Filing for divorce is a stressful process. Trying to file for divorce while you are overseas serving your country is even more stressful. If you are in the armed forces and find yourself in need of a divorce, here is some helpful information to guide you through the process. Please note that our advice is based on laws governing divorce in the state of Virginia
Requirements for Filing a Divorce in Virginia
If you are in the armed forces you can file for divorce in the state of Virginia if you reside currently in Virginia and have been stationed within state for at least six months, were stationed for six months immediately prior to overseas assignment, or are serving on a ship that has its home port located in Virginia. A divorce can also be filed in Virginia if at least one spouse is a resident of the state. For example, if you are currently abroad and your spouse is living in Virginia you can still file a divorce in Virginia.
How Long Does It Take to Finalize Divorce?
Most states require a grace period of separation before granting the Decree of Divorce. Usually this is six months to a year. In the state of Virginia this grace period of separation is six months. During this time, you and your spouse must be living apart. If you are on active duty overseas this time apart in another country can count towards your grace period of separation. Once the six months are up finalizing the divorce does not take long. In some cases, a divorce can be granted in as little time as 15 days.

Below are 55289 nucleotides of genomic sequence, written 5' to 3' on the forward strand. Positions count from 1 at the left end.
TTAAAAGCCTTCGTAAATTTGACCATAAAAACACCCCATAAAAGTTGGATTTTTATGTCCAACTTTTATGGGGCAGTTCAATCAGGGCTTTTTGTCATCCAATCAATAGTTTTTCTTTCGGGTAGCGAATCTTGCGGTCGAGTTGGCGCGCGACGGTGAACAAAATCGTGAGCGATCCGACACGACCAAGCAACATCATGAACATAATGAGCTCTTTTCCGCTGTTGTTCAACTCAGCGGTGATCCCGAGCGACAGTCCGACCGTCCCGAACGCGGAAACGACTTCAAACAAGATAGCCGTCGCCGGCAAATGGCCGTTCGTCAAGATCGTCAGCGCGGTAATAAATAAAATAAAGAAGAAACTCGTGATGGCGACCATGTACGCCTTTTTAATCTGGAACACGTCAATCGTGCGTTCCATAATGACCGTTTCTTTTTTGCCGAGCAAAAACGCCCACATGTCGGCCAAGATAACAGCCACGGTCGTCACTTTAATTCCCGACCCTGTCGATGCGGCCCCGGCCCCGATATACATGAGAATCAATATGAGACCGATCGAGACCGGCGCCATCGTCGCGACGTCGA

Do I Need to Show Up In Person to Court?
If located outside the United States or state of Virginia, you can file divorce by deposition. Filing divorce by deposition does not require court appearance to end marriage. For this method of filing for divorce a deposition must be completed by you. The deposition requires answering questions regarding your marriage, separation, children and shared assets. A witness is needed to verify the deposition.
In order to file for a divorce by deposition, the divorce needs to be uncontested meaning that both parties are in agreement on all terms of the divorce including property, child custody, and asset and debt allocation. If you are not in agreement with your spouse on particular terms of your divorce, then filing divorce by deposition will not be an option. You must file for a contested divorce and this requirements court appearance. Contested divorce proceedings are also more time consuming to settle, cost much more money, and are more stressful. We recommend avoiding contested divorce whenever possible.